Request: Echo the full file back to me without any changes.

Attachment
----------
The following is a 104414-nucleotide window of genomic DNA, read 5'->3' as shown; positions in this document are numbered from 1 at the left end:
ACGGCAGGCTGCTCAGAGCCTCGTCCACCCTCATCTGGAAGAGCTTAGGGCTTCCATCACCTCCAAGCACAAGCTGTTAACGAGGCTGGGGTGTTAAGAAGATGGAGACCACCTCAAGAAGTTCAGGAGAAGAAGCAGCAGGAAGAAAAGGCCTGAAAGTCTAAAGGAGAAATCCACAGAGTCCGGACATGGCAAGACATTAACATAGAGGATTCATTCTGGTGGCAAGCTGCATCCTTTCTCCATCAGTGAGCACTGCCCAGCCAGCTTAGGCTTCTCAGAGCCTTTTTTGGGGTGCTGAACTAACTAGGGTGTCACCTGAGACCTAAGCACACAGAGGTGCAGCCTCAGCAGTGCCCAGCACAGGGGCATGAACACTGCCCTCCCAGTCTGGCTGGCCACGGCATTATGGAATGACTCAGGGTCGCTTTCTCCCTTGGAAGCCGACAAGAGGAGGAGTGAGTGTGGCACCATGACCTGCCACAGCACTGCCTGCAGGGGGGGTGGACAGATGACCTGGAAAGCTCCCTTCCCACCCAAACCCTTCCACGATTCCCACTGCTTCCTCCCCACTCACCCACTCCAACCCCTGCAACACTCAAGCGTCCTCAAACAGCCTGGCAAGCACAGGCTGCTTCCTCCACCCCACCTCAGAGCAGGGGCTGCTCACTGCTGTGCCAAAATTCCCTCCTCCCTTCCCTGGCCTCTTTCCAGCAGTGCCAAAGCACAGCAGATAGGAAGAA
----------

The following is a 104414-nucleotide window of genomic DNA, read 5'->3' as shown; positions in this document are numbered from 1 at the left end:
ACGGCAGGCTGCTCAGAGCCTCGTCCACCCTCATCTGGAAGAGCTTAGGGCTTCCATCACCTCCAAGCACAAGCTGTTAACGAGGCTGGGGTGTTAAGAAGATGGAGACCACCTCAAGAAGTTCAGGAGAAGAAGCAGCAGGAAGAAAAGGCCTGAAAGTCTAAAGGAGAAATCCACAGAGTCCGGACATGGCAAGACATTAACATAGAGGATTCATTCTGGTGGCAAGCTGCATCCTTTCTCCATCAGTGAGCACTGCCCAGCCAGCTTAGGCTTCTCAGAGCCTTTTTTGGGGTGCTGAACTAACTAGGGTGTCACCTGAGACCTAAGCACACAGAGGTGCAGCCTCAGCAGTGCCCAGCACAGGGGCATGAACACTGCCCTCCCAGTCTGGCTGGCCACGGCATTATGGAATGACTCAGGGTCGCTTTCTCCCTTGGAAGCCGACAAGAGGAGGAGTGAGTGTGGCACCATGACCTGCCACAGCACTGCCTGCAGGGGGGGTGGACAGATGACCTGGAAAGCTCCCTTCCCACCCAAACCCTTCCACGATTCCCACTGCTTCCTCCCCACTCACCCACTCCAACCCCTGCAACACTCAAGCGTCCTCAAACAGCCTGGCAAGCACAGGCTGCTTCCTCCACCCCACCTCAGAGCAGGGGCTGCTCACTGCTGTGCCAAAATTCCCTCCTCCCTTCCCTGGCCTCTTTCCAGCAGTGCCAAAGCACAGCAGATAGGAAGAA